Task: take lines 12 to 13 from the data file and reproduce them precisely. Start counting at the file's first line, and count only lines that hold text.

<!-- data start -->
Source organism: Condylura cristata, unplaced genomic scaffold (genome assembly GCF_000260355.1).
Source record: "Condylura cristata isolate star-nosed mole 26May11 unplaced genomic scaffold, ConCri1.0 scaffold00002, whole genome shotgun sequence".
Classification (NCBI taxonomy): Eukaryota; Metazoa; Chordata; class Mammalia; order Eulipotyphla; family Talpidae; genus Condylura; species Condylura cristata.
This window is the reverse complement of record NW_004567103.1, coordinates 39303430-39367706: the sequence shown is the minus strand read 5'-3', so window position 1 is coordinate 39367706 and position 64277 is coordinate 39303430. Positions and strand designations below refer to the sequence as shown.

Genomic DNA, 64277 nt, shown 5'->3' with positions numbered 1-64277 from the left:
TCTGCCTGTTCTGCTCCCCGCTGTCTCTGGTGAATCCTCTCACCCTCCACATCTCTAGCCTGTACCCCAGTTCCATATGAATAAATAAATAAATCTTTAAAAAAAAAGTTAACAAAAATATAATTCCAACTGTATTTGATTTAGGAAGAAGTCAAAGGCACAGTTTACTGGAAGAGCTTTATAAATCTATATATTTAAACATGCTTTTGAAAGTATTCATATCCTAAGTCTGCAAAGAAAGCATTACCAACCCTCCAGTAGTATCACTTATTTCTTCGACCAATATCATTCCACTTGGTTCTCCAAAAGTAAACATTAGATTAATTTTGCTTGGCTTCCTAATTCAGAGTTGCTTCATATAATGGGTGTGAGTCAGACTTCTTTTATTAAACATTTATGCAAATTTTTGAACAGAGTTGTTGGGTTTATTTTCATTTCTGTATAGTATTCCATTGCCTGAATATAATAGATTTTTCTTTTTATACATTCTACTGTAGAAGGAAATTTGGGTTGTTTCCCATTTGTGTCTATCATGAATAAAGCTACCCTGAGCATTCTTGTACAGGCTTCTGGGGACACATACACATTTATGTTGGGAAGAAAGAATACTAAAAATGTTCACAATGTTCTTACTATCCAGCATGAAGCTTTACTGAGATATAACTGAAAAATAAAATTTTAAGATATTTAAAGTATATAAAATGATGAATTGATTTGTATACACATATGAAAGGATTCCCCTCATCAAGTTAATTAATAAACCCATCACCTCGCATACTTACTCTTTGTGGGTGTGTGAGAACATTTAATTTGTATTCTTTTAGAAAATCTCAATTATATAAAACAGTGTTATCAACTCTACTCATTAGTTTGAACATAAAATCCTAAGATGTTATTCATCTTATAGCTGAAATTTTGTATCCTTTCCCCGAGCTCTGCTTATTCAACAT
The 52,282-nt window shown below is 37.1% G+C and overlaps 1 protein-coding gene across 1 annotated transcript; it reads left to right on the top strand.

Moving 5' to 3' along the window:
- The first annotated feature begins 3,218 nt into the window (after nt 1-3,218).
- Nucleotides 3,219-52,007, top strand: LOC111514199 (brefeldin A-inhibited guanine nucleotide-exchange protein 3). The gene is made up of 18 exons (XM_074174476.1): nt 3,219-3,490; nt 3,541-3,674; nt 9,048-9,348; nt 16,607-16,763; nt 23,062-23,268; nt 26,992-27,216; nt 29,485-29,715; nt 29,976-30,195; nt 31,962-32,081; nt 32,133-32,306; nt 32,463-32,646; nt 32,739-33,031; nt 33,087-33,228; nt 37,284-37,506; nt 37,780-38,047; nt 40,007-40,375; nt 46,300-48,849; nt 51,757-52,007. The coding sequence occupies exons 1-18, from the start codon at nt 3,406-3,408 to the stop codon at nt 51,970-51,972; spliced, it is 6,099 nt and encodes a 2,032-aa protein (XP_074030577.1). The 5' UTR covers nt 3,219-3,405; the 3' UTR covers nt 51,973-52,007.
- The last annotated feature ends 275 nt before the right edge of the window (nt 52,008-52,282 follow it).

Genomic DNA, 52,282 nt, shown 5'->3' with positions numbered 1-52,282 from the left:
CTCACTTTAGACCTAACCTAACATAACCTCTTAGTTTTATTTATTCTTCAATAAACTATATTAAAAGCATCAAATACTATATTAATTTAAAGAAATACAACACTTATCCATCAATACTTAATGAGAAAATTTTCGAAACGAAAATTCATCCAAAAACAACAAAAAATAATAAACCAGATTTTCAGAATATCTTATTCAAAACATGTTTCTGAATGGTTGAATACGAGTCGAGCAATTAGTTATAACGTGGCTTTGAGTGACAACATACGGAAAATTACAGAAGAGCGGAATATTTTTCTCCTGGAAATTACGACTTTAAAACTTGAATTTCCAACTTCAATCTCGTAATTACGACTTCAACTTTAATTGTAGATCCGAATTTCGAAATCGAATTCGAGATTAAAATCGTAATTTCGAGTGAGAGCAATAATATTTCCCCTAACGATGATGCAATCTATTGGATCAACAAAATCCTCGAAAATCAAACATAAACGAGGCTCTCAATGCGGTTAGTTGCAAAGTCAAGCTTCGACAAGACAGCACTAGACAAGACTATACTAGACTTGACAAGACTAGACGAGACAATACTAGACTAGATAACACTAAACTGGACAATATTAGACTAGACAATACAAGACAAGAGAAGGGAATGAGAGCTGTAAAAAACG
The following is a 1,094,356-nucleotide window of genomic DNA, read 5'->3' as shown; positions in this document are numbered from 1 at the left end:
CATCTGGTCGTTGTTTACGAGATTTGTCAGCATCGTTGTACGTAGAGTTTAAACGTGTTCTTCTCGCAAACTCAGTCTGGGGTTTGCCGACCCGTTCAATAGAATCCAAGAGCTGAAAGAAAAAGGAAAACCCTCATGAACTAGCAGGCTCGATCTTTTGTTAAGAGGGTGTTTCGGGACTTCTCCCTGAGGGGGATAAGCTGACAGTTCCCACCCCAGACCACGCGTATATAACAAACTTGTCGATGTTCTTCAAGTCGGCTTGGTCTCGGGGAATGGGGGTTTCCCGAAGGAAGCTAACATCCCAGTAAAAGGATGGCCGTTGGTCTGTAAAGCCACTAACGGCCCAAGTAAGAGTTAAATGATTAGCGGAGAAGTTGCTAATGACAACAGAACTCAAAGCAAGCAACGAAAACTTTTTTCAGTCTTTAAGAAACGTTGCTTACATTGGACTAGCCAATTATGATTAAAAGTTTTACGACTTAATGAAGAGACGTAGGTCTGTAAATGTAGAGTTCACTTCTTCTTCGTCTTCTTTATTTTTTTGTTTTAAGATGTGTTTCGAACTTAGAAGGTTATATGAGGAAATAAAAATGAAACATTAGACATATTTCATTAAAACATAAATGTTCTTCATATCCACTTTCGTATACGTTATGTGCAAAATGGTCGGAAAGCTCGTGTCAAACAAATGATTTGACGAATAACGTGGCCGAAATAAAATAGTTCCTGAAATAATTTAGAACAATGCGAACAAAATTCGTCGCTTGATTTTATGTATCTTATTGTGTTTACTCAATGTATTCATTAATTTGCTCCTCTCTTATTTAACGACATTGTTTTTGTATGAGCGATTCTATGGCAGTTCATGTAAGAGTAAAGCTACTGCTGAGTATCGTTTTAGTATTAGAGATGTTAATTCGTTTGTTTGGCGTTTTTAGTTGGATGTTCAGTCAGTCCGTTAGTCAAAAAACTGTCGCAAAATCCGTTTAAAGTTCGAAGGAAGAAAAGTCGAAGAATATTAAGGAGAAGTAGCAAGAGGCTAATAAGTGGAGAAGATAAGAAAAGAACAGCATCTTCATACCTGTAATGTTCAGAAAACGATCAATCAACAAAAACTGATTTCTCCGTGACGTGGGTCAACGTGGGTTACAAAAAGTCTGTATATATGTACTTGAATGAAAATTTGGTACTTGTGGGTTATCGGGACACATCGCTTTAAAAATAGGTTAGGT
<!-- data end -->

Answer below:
Genomic DNA, 52,282 nt, shown 5'->3' with positions numbered 1-52,282 from the left:
CTCACTTTAGACCTAACCTAACATAACCTCTTAGTTTTATTTATTCTTCAATAAACTATATTAAAAGCATCAAATACTATATTAATTTAAAGAAATACAACACTTATCCATCAATACTTAATGAGAAAATTTTCGAAACGAAAATTCATCCAAAAACAACAAAAAATAATAAACCAGATTTTCAGAATATCTTATTCAAAACATGTTTCTGAATGGTTGAATACGAGTCGAGCAATTAGTTATAACGTGGCTTTGAGTGACAACATACGGAAAATTACAGAAGAGCGGAATATTTTTCTCCTGGAAATTACGACTTTAAAACTTGAATTTCCAACTTCAATCTCGTAATTACGACTTCAACTTTAATTGTAGATCCGAATTTCGAAATCGAATTCGAGATTAAAATCGTAATTTCGAGTGAGAGCAATAATATTTCCCCTAACGATGATGCAATCTATTGGATCAACAAAATCCTCGAAAATCAAACATAAACGAGGCTCTCAATGCGGTTAGTTGCAAAGTCAAGCTTCGACAAGACAGCACTAGACAAGACTATACTAGACTTGACAAGACTAGACGAGACAATACTAGACTAGATAACACTAAACTGGACAATATTAGACTAGACAATACAAGACAAGAGAAGGGAATGAGAGCTGTAAAAAACG